Classroom Management

Educators are often in the dark about what guidelines to use to determine whether or not something falls under Fair Use. It is even more daunting to explain to children what works they may use, and in what ways and how much they may use.

This is a handout that I developed for my fourth and fifth grade students to help guide them in understanding Fair Use perimeters. Feel free to use this in your classrooms.fair_use_guidelines

So many ideas swimming around inside my head this morning after reading through the tweets posted by my PLN. There were several blogs linked that made me stop and think, “Wow! I never thought about it from that prospective. I need to change what I do.”

First blog to catch my eye was this one I have been thinking about how I use my computer lab space, and this has made me stop to think about assigning seats at all in the lab. So I may abandon assigned seats soon.

As a read through the article another caught my eye My goal for this year is to create more of a workshop purpose rather than just instruct, give an assignment, evaluate the assignment then repeat. I want kids in control of their learning and to work in groups.

But I think this article spoke the most to me about how I sometimes treat students in school. I know I tend to not let kids go to the bathroom often during computer/ library because in my mind, they will miss too much class time. Especially since I see them once or less each week for a total of 50 minutes that includes book check out. But the truth is, a child who needs to go to the bathroom will not be fully engaged, and if a child is asking to go when they don’t need to go, the child isn’t fully engaged either. Instead of repeating my usual mantra, “Is it an emergency….. Can you wait until after class…. No, you always ask to go ….” . I need to thoughtfully consider why the child is asking. If they need to go, they need to go at that time. If they don’t need to go but are asking because of boredom or a need to move, I need to adjust what I am doing to see if I can better engage that student or to allow them more movement.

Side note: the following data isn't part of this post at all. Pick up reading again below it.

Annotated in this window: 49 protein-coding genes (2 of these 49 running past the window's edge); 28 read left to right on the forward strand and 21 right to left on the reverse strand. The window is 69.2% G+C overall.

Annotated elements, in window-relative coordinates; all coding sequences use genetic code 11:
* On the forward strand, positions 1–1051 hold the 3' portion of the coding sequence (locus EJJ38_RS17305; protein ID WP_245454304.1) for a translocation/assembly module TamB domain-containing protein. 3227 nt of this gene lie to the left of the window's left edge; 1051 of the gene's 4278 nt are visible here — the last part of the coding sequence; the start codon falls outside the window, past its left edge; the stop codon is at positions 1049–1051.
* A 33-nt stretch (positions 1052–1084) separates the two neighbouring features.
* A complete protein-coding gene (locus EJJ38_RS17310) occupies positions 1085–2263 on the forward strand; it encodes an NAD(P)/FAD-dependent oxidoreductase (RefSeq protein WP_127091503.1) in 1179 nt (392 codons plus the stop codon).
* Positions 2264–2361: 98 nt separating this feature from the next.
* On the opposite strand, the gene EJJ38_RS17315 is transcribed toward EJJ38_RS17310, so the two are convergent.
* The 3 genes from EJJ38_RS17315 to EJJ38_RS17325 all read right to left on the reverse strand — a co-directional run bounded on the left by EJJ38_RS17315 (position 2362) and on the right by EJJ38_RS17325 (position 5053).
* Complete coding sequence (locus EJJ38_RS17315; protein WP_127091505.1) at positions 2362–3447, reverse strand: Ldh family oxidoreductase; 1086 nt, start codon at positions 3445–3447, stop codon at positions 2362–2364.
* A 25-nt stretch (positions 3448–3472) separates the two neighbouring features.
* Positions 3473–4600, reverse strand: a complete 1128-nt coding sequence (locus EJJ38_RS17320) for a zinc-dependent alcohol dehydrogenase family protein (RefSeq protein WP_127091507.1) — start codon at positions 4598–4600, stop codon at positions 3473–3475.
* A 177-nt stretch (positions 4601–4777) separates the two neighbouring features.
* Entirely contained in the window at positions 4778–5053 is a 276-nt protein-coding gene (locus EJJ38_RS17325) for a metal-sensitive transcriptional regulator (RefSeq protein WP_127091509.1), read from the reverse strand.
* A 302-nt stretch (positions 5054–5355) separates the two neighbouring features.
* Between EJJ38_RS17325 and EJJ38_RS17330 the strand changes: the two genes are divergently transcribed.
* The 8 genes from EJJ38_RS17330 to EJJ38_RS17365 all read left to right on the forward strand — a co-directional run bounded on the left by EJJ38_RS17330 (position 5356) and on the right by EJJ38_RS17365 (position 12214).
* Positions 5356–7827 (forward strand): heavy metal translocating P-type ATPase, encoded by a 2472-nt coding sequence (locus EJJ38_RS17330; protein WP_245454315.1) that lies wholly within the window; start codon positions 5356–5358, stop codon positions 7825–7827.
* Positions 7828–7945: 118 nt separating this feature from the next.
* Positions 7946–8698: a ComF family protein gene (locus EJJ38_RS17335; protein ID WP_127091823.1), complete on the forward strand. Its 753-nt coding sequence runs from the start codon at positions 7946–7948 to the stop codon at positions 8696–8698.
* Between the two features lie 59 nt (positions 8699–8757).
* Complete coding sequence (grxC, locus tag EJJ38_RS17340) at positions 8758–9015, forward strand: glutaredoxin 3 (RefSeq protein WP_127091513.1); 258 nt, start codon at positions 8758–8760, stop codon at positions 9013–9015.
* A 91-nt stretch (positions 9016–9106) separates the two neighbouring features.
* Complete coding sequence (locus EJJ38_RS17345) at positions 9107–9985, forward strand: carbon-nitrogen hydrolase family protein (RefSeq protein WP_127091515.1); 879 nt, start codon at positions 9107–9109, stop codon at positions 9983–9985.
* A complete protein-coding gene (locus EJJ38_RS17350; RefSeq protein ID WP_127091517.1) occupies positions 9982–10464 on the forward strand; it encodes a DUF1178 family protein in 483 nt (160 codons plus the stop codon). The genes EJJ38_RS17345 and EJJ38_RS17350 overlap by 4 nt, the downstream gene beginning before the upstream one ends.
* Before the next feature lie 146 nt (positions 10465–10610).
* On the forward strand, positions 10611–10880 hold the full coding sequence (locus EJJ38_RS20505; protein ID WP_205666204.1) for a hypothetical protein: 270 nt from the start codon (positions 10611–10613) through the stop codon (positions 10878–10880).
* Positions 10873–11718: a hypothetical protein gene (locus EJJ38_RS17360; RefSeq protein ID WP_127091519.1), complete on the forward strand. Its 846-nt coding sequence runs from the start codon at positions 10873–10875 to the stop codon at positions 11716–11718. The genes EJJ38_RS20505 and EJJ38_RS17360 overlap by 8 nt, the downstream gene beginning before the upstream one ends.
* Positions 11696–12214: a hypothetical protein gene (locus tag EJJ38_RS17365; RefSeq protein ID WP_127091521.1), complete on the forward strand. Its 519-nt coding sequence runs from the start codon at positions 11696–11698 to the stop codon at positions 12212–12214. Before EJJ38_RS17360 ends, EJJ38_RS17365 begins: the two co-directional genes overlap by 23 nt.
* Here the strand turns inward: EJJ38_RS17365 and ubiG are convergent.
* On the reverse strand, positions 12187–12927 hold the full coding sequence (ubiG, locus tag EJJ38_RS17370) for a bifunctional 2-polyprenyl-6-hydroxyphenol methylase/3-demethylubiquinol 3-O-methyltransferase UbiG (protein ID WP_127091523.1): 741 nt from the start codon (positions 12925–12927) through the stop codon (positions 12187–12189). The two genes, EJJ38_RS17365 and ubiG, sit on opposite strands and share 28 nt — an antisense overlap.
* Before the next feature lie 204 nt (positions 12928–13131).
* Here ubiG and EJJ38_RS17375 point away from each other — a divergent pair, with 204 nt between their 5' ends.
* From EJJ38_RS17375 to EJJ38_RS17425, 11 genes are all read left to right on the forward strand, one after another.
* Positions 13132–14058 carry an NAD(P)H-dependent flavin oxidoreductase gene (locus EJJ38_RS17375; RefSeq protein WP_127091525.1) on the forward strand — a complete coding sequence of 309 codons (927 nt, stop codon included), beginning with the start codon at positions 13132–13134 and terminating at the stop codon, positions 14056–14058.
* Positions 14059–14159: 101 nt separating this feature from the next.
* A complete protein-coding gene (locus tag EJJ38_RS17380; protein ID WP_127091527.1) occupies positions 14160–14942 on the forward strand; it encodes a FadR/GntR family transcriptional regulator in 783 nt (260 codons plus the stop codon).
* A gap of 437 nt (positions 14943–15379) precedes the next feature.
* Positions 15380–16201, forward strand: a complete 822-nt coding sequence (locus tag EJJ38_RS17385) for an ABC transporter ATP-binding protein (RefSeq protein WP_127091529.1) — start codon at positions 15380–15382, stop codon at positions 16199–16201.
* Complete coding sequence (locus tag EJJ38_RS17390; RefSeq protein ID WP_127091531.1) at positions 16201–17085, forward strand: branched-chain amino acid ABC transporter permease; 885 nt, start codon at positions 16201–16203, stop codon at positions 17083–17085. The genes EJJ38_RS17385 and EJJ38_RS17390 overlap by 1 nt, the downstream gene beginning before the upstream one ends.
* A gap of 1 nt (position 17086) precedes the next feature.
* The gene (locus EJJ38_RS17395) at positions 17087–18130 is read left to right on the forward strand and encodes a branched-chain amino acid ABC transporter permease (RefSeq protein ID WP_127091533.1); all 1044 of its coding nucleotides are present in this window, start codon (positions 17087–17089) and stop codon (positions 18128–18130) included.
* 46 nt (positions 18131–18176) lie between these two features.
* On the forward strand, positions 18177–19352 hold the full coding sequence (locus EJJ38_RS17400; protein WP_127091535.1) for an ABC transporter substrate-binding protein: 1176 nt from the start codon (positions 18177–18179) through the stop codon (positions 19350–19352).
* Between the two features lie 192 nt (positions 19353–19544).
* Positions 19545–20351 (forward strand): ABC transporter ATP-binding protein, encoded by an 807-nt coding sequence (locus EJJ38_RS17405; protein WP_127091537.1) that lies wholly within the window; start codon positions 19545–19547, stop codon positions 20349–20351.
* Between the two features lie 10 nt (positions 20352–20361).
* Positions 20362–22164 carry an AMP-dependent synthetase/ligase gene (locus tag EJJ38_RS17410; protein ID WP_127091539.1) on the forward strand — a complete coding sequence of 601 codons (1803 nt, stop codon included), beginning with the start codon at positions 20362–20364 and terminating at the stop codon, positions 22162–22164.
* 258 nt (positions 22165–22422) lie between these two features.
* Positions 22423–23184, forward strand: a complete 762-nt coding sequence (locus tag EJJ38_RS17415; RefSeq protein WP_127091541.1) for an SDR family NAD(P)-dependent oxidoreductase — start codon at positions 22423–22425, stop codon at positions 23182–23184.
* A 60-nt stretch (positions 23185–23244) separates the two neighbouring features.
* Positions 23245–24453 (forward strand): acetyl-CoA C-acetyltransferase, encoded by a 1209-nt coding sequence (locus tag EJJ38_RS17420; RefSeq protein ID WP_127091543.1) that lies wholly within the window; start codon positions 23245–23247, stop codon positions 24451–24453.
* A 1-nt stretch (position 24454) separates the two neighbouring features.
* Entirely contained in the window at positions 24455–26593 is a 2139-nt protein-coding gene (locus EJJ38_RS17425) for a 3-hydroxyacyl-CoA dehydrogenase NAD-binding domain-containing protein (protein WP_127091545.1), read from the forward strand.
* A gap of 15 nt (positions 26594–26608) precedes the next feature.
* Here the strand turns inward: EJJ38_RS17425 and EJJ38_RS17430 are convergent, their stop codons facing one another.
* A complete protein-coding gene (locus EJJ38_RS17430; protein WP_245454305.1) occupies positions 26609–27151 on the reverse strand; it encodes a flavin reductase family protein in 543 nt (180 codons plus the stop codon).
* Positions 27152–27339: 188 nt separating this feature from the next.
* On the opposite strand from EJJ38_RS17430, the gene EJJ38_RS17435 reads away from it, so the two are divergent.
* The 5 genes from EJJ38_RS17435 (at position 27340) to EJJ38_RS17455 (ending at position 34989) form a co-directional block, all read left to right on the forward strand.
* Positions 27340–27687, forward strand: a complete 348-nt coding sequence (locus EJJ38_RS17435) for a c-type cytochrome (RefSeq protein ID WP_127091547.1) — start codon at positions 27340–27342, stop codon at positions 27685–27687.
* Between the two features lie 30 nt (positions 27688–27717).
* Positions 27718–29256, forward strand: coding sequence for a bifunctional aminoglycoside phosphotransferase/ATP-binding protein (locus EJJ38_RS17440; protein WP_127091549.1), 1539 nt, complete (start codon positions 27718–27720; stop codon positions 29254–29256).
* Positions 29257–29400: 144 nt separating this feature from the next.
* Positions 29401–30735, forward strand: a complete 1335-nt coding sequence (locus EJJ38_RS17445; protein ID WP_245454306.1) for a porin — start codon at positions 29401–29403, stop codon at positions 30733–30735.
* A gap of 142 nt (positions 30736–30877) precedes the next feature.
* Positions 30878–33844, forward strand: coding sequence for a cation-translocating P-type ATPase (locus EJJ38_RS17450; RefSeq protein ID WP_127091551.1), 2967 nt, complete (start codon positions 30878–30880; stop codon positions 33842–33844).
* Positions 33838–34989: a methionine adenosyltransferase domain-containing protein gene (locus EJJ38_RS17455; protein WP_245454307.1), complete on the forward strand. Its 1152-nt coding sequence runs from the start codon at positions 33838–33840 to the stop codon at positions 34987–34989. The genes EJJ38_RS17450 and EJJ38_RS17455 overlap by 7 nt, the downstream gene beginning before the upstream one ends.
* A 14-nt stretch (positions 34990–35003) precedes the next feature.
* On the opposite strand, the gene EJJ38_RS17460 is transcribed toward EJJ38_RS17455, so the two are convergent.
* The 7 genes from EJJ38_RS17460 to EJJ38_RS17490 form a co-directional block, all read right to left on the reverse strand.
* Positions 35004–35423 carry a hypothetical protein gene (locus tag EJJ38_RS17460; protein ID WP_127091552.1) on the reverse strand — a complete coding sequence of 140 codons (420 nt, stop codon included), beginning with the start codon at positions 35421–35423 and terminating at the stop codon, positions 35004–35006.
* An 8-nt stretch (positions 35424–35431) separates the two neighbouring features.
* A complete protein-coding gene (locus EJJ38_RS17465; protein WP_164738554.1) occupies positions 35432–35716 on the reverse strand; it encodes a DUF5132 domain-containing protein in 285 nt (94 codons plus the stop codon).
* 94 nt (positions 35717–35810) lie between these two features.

Now I have several classroom changes to make and students arrive tomorrow! I guess this is what makes teaching kids fun. It is always changing.